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ARS Home » Plains Area » Fargo, North Dakota » Edward T. Schafer Agricultural Research Center » Sunflower and Plant Biology Research » Research » Research Project #441815

Research Project: Improvement of Sclerotinia Disease Resistance and Management

Location: Sunflower and Plant Biology Research

Project Number: 3060-21220-034-000-D
Project Type: In-House Appropriated

Start Date: Feb 1, 2022
End Date: Jan 31, 2027

Objective 1. Coordinate the development of a Sclerotinia initiative for expanded research to control this devastating disease which affects canola, sunflowers, soybeans, edible dry beans, lentils, peas and other crops. Research should be coordinated with interested ARS, state, and industry cooperators and administered through specific cooperative agreements. Planning workshops and annual meetings involving interested parties will be organized throughout the funding period. (NP 303, C3, PS 3A) Objective 2. Characterize resistance to Sclerotinia diseases in relevant crops, and support development of innovative diagnostic technologies, disease management systems, genomic resources, and crop germplasm exhibiting durable resistance to Sclerotinia sclerotiorum. (NP 303, C3, PS 3A) Subobjective 2A: Identify genetic loci contributing to basal stalk rot resistance by conducting a genome-wide association study (GWAS) of a cultivated sunflower diversity panel. Subobjective 2B: Determine the transcriptional responses to basal stalk rot infection in resistant and susceptible sunflower lines and compare changes in gene expression patterns to those observed in response to Sclerotinia infection for soybean, pea, canola, and sunflower head rot. Subobjective 2C: Evaluate experimental sunflower germplasm lines for resistance to Sclerotinia basal stalk rot and head rot to facilitate germplasm improvement.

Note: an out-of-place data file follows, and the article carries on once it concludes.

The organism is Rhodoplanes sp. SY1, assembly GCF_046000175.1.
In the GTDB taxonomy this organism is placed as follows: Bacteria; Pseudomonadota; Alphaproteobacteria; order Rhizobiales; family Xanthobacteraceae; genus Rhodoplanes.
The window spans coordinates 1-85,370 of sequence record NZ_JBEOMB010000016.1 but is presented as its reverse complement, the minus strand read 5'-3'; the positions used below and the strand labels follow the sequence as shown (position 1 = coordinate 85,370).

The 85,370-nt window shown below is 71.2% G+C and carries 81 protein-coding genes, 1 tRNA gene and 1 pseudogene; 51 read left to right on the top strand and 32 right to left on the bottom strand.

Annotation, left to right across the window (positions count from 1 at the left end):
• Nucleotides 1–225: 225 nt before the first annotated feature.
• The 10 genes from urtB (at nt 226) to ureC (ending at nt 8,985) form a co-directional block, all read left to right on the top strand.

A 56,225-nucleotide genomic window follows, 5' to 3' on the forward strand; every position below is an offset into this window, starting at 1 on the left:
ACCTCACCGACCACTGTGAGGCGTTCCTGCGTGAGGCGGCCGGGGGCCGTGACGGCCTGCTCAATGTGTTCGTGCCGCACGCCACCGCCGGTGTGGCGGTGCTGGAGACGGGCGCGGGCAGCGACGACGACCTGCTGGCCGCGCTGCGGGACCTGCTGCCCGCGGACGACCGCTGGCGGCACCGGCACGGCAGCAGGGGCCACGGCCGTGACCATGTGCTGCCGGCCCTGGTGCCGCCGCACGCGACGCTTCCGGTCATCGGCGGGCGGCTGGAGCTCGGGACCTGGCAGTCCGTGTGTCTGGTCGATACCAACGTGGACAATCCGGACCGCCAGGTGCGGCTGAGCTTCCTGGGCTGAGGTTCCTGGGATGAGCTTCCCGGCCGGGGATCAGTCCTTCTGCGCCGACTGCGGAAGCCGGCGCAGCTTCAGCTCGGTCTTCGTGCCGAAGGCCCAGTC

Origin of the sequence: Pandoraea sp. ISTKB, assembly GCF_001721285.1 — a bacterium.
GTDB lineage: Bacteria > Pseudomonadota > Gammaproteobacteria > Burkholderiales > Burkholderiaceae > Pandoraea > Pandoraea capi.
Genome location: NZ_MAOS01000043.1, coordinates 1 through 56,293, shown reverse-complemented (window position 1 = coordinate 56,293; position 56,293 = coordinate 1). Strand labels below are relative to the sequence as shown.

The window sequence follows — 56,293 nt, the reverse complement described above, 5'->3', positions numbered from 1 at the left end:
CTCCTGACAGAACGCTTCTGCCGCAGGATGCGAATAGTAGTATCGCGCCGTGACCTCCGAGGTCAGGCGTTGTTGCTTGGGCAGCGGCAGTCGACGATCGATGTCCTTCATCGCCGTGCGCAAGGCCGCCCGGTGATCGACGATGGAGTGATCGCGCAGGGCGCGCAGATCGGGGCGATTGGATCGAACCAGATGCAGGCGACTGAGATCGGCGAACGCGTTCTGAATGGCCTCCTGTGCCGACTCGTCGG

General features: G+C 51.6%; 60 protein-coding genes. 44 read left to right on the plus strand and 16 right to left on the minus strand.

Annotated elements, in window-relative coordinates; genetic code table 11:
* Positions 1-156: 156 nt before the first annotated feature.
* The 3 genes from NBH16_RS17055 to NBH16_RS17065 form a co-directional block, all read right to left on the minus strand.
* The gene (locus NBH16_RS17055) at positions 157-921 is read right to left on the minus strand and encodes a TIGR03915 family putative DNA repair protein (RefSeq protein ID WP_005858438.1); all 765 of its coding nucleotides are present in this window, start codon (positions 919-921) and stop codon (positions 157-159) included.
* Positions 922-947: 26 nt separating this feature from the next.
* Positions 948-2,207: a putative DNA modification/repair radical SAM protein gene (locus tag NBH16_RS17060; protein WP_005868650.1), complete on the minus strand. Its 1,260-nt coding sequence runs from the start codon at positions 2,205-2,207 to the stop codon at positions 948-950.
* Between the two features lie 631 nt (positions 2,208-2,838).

Exotic and emerging plant diseases pose severe problems throughout the United States. Their increasing importance may be attributed to the introduction of pathogens into new geographic regions; modification of the environment that favor diseases; change in crop management practices; genetic shifts in the pathogen population; and other processes that may give them a competitive advantage. The fungus Sclerotinia sclerotiorum causes disease and economic loss on many important crop plants. S. sclerotiorum typically causes stem rotting on susceptible crop plants such as soybean, canola, dry edible bean, pea, and chickpea. However, this fungus causes two additional forms of disease on cultivated sunflower. Head rot occurs when fungal spores land on the sunflower head, causing destruction of the head and loss of seeds, while basal stalk rot occurs when fungal mycelia invade sunflower roots, causing root rot and wilting. Though S. sclerotiorum diseases of most crops can be managed by fungicide applications, fungicides are ineffective for control of sunflower head and basal stalk rots, leaving producers few options to combat Sclerotinia diseases. Improvement of host plant resistance to S. sclerotiorum is crucial to provide US sunflower growers with resistant hybrids to minimize economic losses. Resistance to S. sclerotiorum is quantitative, controlled by many genes contributing small effects to the overall level of resistance. This genetic complexity has hampered development of crop varieties with improved resistance. Consequently, this project aims to facilitate improvement of resistance to Sclerotinia diseases. Specific objectives are to: 1) map genetic loci underlying quantitative resistance to sunflower basal stalk rot; 2) understand transcriptional responses associated with basal stalk rot resistance; and 3) evaluate sunflower experimental germplasm for Sclerotinia resistance to facilitate germplasm enhancement. Completion of these objectives will provide new knowledge of genetic loci controlling resistance to Sclerotinia diseases of sunflower, information about transcriptional responses to Sclerotinia infection, and released germplasm resources to support breeding efforts. Additionally, comparative analyses of sunflower transcriptomic data with datasets from soybean, canola, and pea will improve our knowledge of common responses to infection by this pathogen. These resources will enhance the ability of plant breeders to improve resistance to Sclerotinia diseases in commercial crop varieties and hybrids.